What if you don’t want to fast?
Ramadan has a schedule and rhythm of its own; Muslims fast from sunrise to sunset, breaking their fast with family after the evening call to prayer, delaying all socializing until all hours of the evening and early morning, and sleeping in so the fasting hours go by a little quicker.
But for those Muslims not fasting, Ramadan means sneaking away to grab a bite, have a drink or smoke a cigarette. The stigma against non-fasters is so strong that some fear violence if they’re caught publically breaking their fast.
Ramadan offers Muslims a special time each year to seek God and repent for their sins.
“Every deed is geared to human beings’ favor but the fast, it is for me and I reward whoever fasts,” the prophet Mohammad said, conveying God’s message to the world.
Ramadan requires Muslims to abstain from not only food and drink during daylight hours, but gossip, swearing and sexual relations.
There are exceptions, however. Those who are ill, or for whom fasting would take a dangerous physical toll, are exempted from the call. They may instead make-up the days they broke their fast before the following year’s Ramadan. Travelers may also make up missed days.
But those who break their fast without a justifiable cause are committing a sin. In many Islamic countries, breaking your fast is not only sinful, but illegal.
Twenty-two year old Aden native, Rami, told the Yemen Times that he does not fast because it wasn’t ingrained in him to do so during childhood.
“My family never asked me to fast. Today, I cannot stand it,” he said.
Most families train their children to fast by having them do so from dawn to noon. Once they reach young adulthood, they are expected to fast the entire daylight period.
This is what Muslim scholar, preacher and Sheikh Mahmud Al-Buraiki advises parents to do. He says children should start performing half-day fasts around age six and full day fasts once they reach 16.
Al-Buraiki says that Islam does not recommend any legal punishments against those who choose not to fast; for those people, their punishment is delayed until judgment day.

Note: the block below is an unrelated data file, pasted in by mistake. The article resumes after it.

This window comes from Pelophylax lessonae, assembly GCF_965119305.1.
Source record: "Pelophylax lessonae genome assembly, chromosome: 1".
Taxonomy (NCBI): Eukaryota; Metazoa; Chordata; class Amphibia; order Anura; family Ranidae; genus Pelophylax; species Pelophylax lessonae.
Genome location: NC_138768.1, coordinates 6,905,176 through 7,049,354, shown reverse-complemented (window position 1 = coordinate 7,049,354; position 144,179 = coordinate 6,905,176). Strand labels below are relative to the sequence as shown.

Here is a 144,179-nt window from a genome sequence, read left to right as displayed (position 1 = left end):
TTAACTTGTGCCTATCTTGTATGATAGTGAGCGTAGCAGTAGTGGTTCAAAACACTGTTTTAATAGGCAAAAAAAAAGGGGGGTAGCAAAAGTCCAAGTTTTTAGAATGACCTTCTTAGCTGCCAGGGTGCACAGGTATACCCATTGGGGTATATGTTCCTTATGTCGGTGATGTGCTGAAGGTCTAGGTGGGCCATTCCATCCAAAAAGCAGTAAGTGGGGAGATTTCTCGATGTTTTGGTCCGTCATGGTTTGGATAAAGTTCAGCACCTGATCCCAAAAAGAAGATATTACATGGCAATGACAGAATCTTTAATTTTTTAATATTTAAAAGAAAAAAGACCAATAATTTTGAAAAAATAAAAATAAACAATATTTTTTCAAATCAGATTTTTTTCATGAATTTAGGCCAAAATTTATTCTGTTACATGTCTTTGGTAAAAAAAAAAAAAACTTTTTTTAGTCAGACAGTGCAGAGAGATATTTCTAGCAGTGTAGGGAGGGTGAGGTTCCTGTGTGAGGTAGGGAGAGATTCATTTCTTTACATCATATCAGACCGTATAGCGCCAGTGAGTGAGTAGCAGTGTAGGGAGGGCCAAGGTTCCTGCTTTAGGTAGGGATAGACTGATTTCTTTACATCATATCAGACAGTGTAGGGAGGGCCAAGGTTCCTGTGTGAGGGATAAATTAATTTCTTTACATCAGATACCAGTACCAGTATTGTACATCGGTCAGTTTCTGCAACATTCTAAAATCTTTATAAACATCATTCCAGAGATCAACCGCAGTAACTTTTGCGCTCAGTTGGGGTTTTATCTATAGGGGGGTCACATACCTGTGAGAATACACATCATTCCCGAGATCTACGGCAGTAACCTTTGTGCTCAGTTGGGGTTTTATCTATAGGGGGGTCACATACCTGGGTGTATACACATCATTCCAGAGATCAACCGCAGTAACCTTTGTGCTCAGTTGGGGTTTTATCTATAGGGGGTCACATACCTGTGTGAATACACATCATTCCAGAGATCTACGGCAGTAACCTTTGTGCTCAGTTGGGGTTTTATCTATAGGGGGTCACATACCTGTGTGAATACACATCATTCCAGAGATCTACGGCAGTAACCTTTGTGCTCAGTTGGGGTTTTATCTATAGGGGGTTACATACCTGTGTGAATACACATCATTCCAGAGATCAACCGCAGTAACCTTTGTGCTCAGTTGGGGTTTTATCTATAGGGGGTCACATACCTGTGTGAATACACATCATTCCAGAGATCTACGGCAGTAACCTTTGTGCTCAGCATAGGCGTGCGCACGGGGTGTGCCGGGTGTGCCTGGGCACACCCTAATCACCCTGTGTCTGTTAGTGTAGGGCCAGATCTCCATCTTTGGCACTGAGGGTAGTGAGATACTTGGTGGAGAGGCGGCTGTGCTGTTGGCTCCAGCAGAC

But there are segments of society that take the matter in their own hands and dole out their own punishments to those seen publically breaking their fast.
Basheer, a 35-year old worker at a paint company, told the Yemen Times that he has no problem abstaining from food or drink, but is not capable of refraining from relations with his wife during daylight hours.
God commanded Muslims to fast in order for them to understand how it feels to be deprived of food and drink—so that they may be more empathetic with the poor. But what about those who know what it means to be deprived of food year-round, not only from sunrise to sunset?
“The fast is ordered by God to help people feel the huger of poor people. I’m poor, I know what hunger feels like, why should I fast?” asked Hussein Qazal, a beggar in one of Sana’a’s crowded markets.
Qazal was once caught eating in an alley. He was beaten unconscious by people he did not know.
“I was once beaten for not fasting. Now I eat when I’m alone, to avoid the violence and the stigma,” Qazal said.
The social stigma is large, Al-Buraiki said.
“A person who does not fast during Ramadan is certainly ostracized by his family and the larger society. They are not considered a positive, productive member of society.”
Saif, a university student, told Yemen Times that he fasts for health purposes, but if he feels like breaking his fast, he must not do so publically.
“It’s my decision to fast or not, but Yemenis don’t accept this concept of personal choice,” he said.